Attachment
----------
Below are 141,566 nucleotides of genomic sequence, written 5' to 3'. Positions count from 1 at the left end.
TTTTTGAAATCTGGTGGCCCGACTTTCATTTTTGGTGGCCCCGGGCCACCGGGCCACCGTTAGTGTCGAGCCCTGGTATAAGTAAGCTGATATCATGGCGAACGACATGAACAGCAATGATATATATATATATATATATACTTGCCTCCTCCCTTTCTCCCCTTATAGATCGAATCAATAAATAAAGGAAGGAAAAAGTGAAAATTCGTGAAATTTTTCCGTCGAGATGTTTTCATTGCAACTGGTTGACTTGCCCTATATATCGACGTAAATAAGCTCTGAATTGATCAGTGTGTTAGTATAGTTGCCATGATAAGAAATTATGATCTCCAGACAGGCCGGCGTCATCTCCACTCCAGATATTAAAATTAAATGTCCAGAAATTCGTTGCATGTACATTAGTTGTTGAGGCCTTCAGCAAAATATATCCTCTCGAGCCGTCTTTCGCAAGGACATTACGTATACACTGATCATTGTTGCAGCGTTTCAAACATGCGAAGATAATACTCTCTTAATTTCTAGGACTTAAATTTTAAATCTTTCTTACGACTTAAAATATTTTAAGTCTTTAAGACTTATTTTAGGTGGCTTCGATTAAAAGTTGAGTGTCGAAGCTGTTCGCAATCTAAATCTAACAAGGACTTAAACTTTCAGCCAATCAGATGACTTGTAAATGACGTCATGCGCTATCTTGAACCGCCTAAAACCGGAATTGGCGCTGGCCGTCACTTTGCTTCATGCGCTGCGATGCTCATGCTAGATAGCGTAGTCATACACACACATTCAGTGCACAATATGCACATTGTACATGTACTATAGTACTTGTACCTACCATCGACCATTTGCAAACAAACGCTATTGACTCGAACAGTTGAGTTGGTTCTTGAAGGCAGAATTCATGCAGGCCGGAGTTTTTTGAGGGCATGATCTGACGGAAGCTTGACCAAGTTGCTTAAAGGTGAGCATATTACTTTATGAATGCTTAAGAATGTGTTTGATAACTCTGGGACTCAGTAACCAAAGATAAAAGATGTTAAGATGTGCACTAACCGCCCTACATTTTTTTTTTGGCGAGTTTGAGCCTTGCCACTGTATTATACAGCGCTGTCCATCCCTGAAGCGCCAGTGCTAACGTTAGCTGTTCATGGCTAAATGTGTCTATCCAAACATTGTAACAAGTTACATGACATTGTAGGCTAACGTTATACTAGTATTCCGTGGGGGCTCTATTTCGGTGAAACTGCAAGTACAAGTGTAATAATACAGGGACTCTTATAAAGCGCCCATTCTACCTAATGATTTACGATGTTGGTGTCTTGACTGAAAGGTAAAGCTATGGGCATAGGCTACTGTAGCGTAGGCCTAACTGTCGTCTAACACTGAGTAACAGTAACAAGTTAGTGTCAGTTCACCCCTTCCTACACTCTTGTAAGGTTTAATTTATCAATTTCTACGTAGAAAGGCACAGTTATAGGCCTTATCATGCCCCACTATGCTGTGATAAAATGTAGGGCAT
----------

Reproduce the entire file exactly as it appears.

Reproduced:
Below are 141,566 nucleotides of genomic sequence, written 5' to 3'. Positions count from 1 at the left end.
TTTTTGAAATCTGGTGGCCCGACTTTCATTTTTGGTGGCCCCGGGCCACCGGGCCACCGTTAGTGTCGAGCCCTGGTATAAGTAAGCTGATATCATGGCGAACGACATGAACAGCAATGATATATATATATATATATATACTTGCCTCCTCCCTTTCTCCCCTTATAGATCGAATCAATAAATAAAGGAAGGAAAAAGTGAAAATTCGTGAAATTTTTCCGTCGAGATGTTTTCATTGCAACTGGTTGACTTGCCCTATATATCGACGTAAATAAGCTCTGAATTGATCAGTGTGTTAGTATAGTTGCCATGATAAGAAATTATGATCTCCAGACAGGCCGGCGTCATCTCCACTCCAGATATTAAAATTAAATGTCCAGAAATTCGTTGCATGTACATTAGTTGTTGAGGCCTTCAGCAAAATATATCCTCTCGAGCCGTCTTTCGCAAGGACATTACGTATACACTGATCATTGTTGCAGCGTTTCAAACATGCGAAGATAATACTCTCTTAATTTCTAGGACTTAAATTTTAAATCTTTCTTACGACTTAAAATATTTTAAGTCTTTAAGACTTATTTTAGGTGGCTTCGATTAAAAGTTGAGTGTCGAAGCTGTTCGCAATCTAAATCTAACAAGGACTTAAACTTTCAGCCAATCAGATGACTTGTAAATGACGTCATGCGCTATCTTGAACCGCCTAAAACCGGAATTGGCGCTGGCCGTCACTTTGCTTCATGCGCTGCGATGCTCATGCTAGATAGCGTAGTCATACACACACATTCAGTGCACAATATGCACATTGTACATGTACTATAGTACTTGTACCTACCATCGACCATTTGCAAACAAACGCTATTGACTCGAACAGTTGAGTTGGTTCTTGAAGGCAGAATTCATGCAGGCCGGAGTTTTTTGAGGGCATGATCTGACGGAAGCTTGACCAAGTTGCTTAAAGGTGAGCATATTACTTTATGAATGCTTAAGAATGTGTTTGATAACTCTGGGACTCAGTAACCAAAGATAAAAGATGTTAAGATGTGCACTAACCGCCCTACATTTTTTTTTTGGCGAGTTTGAGCCTTGCCACTGTATTATACAGCGCTGTCCATCCCTGAAGCGCCAGTGCTAACGTTAGCTGTTCATGGCTAAATGTGTCTATCCAAACATTGTAACAAGTTACATGACATTGTAGGCTAACGTTATACTAGTATTCCGTGGGGGCTCTATTTCGGTGAAACTGCAAGTACAAGTGTAATAATACAGGGACTCTTATAAAGCGCCCATTCTACCTAATGATTTACGATGTTGGTGTCTTGACTGAAAGGTAAAGCTATGGGCATAGGCTACTGTAGCGTAGGCCTAACTGTCGTCTAACACTGAGTAACAGTAACAAGTTAGTGTCAGTTCACCCCTTCCTACACTCTTGTAAGGTTTAATTTATCAATTTCTACGTAGAAAGGCACAGTTATAGGCCTTATCATGCCCCACTATGCTGTGATAAAATGTAGGGCAT